The only thing I've ever purchased from Wiliams-Sonoma Home is a set of black and white chinoiserie dessert plates that I scored at a Pottery Barn outlet outside Austin. As much as I adore WSHome's general aesthetic, its prices tend to make my very price-conscious husband hyperventilate. So generally I just do a little virtual window shopping, admire all the prettiness, and then surf on over to Pottery Barn to see if it has something similar.

But not today. Today, I decided to indulge myself and buy my own housewarming present. I couldn't help but give in to this lovely bedding's siren song -- with its pagodas, geometric scrolls and lovely colonial blue, it was practically screaming "AVERILL! BUY ME!!"

And so I did. Hopefully, by the time they arrive the new master bedroom will be in good enough shape for a few photos.


Tuesday, August 18, 2009

Virtual Vacation: Palm Springs

After a long weekend of packing, moving and (slowly but surely) unpacking, I'm ready for another vacation. Since I won't be taking one for a while, I thought I'd indulge in a little virtual vacation today, courtesy of the New York Times and its recent feature on the Palm Springs' home of Kansas-based designer David Jimenez. While I've never been to Palm Springs myself, I've always imagined it to be an oasis of old Hollywood glamour situated in the middle of the California desert. The kind of place where Hollywood starlets sip on colorful cocktails beside glittering sky-blue pools. Where entertainment executives make deals beautiful golf courses with breaktaking mountain views. And where lazy afternoons by the pool turn into elegant (and a little bit wild) house parties at night.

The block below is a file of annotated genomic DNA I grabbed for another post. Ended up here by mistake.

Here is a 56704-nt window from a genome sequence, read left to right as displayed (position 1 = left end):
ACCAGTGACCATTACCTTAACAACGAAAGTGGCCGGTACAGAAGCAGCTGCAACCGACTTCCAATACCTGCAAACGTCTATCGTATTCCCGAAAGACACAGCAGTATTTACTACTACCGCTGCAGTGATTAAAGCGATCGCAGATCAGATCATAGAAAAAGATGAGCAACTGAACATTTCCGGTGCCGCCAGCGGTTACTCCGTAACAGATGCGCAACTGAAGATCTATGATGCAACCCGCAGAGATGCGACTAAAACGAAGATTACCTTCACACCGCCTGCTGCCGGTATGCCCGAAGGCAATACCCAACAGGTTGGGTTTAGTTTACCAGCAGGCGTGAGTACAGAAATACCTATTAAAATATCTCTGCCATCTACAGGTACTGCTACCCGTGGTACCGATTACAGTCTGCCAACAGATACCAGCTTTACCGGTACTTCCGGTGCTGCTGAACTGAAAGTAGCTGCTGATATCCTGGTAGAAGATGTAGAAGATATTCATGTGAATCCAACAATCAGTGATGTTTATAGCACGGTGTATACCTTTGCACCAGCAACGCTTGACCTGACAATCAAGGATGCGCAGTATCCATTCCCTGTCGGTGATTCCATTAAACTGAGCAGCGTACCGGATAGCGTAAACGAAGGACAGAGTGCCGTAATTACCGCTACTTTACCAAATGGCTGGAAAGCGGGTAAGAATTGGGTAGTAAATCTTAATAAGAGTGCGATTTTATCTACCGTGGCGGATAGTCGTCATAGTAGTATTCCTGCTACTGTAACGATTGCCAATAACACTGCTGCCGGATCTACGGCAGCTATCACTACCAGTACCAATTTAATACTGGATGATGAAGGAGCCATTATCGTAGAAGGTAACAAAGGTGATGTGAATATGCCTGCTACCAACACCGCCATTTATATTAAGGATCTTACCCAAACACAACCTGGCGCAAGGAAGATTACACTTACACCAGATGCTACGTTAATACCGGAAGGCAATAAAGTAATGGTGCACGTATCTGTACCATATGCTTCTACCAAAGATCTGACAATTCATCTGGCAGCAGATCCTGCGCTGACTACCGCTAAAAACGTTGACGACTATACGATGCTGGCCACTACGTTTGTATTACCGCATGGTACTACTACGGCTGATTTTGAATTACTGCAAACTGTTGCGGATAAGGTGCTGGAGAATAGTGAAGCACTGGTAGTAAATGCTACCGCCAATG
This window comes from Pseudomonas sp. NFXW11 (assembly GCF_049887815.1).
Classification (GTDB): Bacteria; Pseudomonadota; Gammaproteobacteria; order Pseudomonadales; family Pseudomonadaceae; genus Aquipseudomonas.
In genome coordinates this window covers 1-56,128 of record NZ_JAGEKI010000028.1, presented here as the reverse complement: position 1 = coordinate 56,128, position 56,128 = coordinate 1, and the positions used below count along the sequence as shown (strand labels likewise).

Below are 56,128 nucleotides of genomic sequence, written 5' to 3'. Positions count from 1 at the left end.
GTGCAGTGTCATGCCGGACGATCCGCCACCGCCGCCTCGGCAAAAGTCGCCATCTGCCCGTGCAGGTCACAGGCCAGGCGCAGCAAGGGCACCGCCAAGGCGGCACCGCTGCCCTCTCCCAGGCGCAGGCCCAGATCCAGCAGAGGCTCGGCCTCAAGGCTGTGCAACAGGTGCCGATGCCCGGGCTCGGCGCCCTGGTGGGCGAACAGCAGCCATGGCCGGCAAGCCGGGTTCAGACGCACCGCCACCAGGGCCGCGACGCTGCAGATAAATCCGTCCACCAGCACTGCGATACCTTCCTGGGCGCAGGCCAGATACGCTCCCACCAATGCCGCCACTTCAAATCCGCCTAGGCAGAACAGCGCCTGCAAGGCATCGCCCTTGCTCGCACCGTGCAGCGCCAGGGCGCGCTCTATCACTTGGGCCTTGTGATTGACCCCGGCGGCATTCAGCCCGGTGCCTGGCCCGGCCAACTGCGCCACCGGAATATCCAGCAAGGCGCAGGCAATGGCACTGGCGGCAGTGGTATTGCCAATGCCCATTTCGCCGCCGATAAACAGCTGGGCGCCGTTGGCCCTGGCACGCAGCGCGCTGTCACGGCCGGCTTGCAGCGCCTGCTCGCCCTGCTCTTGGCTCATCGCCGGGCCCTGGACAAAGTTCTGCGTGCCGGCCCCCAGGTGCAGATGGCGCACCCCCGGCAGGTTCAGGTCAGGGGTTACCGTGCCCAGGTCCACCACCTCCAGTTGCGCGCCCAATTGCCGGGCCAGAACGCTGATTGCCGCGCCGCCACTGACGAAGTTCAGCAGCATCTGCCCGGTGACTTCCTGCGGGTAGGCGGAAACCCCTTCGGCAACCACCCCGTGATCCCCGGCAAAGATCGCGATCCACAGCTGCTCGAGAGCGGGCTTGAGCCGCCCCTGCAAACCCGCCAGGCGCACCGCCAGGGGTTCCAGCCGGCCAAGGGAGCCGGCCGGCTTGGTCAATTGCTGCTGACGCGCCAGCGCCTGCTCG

From a design standpoint, Palm Springs is most often associated with mid century modern architecture and the Hollywood Regency style first popularized in the 1950s and 1960s. Recently, both MCM and Hollywood Regency have experienced a resurgence in popularity thanks in large part to designers like Jonathan Adler and Kelly Wearstler. In Palm Springs itself, the Parker hotel, decorated by Jonathan Adler in 2004, has become a sort of Mecca for design fans -- and I hope to make the trek one day to experience it for myself. In fact, when I saw the white lattice work on the front entrance to Jimenez's home (at top), I was instantly reminded of the entrance to the Parker (immediately above). While the Parker's door is a bold orange (a favorite color of Adler's that is used throughout the hotel), Jimenez's own front door is a sunny yellow -- yet again, just a hint of things to come.

The inside of Jimenez's house matches its lovely MCM exterior, with its bold shots of sunshine yellow and an injection of a blue as brilliant as the Palm Springs sky. The bold colors are tempered by a backdrop of cool white and grounded by black accents. The article indicates that Jimenez decorated much of the house with repurposed (and reupholstered) local flea market finds. All I can say is, if these are the types of pieces you can pick up in Palm Springs' flea markets, then I definitely need to make the trip...preferably with a U-Haul in tow.

Here, I love the yellow backsplash in an otherwise all-white kitchen. In the dining area, the elegant and traditional all-white chairs are a nice counterpoint to the gleaming metal and glass mid century table. In fact, if Jimenez had decided to go with mid century chairs (like, say, Saarinen's tulip chair), I think the overall effect here would've been far too literal. While a house can reference particular periods and styles, a slavish adherence to just one will only make a house look dated -- a virtual time warp. By mixing MCM and traditional styles though, Jimenez creates a more elegant, and more modern, look.